Carbon Zero itinerary first of it’s kind

New Zealand’s first zero carbon travel itinerary has been launched in Nelson Tasman, giving visitors the chance to have a “holiday from guilt”.

The four-day itinerary, launched by Nelson Regional Development Agency (NRDA) and backed by Ekos, a social enterprise aiming for a sustainable future, features accommodation, adventure travel experiences and a pub, with all 14 businesses being committed zero carbon operators.

Click here to see a Youtube clip about it.

Ekos community partnerships coordinator Claire Keeling said the zero carbon travel itinerary concept was the first of its kind in New Zealand, and “quite possibly the world”.

She said there was no additional cost for travellers to undertake the itinerary as the participants had already offset their carbon emissions.

The Free House (tavern) is on that list, and the only cost to [the consumer] is that they’re going to buy a beer.”

Keeling said everyone contributed to carbon emissions on some level.

“These operators have offered to take responsibility for that pollution on your behalf.”

The benefit to the consumer, she said, was “having a holiday from the guilt … you’re doing it by selecting a zero carbon itinerary, you’re travelling responsibly, because you’re selecting responsible operators”.

The business operators had been given the zero carbon seal of approval but one gap had been the transportation around the region.

To cover this the NRDA would offset the travel of visitors within the region if they booked the itinerary (or a variation of it) through the Nelson i-SITE. The offsetting of travel is done through Ekos, in Golden Bay’s Uruwhenua Forest.

Keeling said that was the weak link in the itinerary.

“There’s still travel between the operators that hasn’t been measured in offset.

“You’re having a completely offset experience, in terms of your adventure tourism but minus public transport or transport you use, so that’s where NRDA stepped in.”

Day one of the itinerary after landing at Nelson Airport includes a bike along the Tasman’s Great Taste Trail with The Gentle Cycling Company or a Wine Art and Wilderness guided tour, topped off with a drink at The Free House, and a night at the YHA Nelson by Accents. Day three encourages travellers to take the plunge with Abel Tasman Canyons or spend a relaxing time aboard Abel Tasman Sailing Adventures.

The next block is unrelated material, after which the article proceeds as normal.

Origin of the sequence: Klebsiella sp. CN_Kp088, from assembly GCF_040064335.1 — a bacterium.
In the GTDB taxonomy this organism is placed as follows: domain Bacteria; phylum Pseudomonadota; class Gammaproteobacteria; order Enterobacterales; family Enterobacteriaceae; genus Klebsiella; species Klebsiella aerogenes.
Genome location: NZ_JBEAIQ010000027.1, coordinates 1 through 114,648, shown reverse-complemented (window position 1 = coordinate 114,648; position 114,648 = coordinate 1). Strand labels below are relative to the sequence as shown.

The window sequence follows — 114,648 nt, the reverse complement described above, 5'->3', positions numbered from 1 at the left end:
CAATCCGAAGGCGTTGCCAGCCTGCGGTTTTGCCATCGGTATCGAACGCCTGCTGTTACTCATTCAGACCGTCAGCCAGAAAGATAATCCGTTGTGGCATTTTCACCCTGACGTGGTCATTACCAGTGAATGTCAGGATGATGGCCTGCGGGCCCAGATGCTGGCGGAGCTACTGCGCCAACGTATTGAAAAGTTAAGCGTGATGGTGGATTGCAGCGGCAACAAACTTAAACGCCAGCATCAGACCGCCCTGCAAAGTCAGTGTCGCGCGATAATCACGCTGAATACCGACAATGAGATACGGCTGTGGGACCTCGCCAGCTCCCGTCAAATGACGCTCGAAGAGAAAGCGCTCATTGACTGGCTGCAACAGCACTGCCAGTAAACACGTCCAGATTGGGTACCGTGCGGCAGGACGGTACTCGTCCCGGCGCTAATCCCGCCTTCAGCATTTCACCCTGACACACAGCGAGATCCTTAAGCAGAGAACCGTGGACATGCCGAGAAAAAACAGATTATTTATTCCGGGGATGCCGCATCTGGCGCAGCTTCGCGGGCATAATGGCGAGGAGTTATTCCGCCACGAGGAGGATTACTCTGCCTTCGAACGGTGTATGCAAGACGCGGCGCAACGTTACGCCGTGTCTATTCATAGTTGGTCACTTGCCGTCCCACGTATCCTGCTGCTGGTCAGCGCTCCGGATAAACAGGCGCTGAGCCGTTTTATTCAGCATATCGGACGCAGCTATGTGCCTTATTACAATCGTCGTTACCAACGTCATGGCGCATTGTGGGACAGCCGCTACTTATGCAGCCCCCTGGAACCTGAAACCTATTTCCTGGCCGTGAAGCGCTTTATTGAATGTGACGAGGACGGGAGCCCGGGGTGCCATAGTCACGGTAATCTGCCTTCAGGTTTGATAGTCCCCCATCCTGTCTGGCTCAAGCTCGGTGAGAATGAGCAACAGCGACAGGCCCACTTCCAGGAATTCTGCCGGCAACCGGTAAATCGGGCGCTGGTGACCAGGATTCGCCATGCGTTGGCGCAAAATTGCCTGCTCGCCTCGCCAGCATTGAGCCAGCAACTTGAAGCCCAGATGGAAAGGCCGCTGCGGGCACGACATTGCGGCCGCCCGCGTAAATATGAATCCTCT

Others taking part are Pic’s Peanut Butter World, Sky Dive Abel Tasman, Mārahau Beach Camp, Abel Tasman Lodge, Hooked on Mārahau, Mārahau Sea Kayaks, Abel Tasman Aquataxi.

The Free House Pub owner Eelco Boswijk said qualifying for zero carbon and climate positive certification was “quite an intense lump of analysis” with measures including incoming freight, how his staff got to work and gas usage at the premises.

He said last year he covered 120 per cent of carbon emissions, costing about $1200, choosing to offset an extra 20 per cent to not just be carbon-neutral, but climate positive.

“It’s quite good to overdo it just in case there’s a bit missing; you cover yourself but also cover other people and encourage other people to do it.”

The zero carbon itinerary was a “great initiative”, he said that was more about “using the tourism aspect to highlight there are businesses here doing this stuff, and that Nelson is a region that is looking at those aspects”.

“It’s good for profiling the region.”

Abel Tasman Ocean View Chalets is listed on day two of the itinerary as a place “ideally situated on the doorstep of the national park”.

Manager Jared Bosecke said with solar panels installed, a lot of their usage was already offset.

He said the isolated accommodation set amongst five hectares of native bush used solar panels during the day when most of their energy usage was at its peak; and there wasn’t a lot of travel due to doing big shops less frequently.

“In the future, we’re hoping to get more solar panels, to have all of that day-time power usage sorted.”

  • Carly Gooch, Reporter – STUFF

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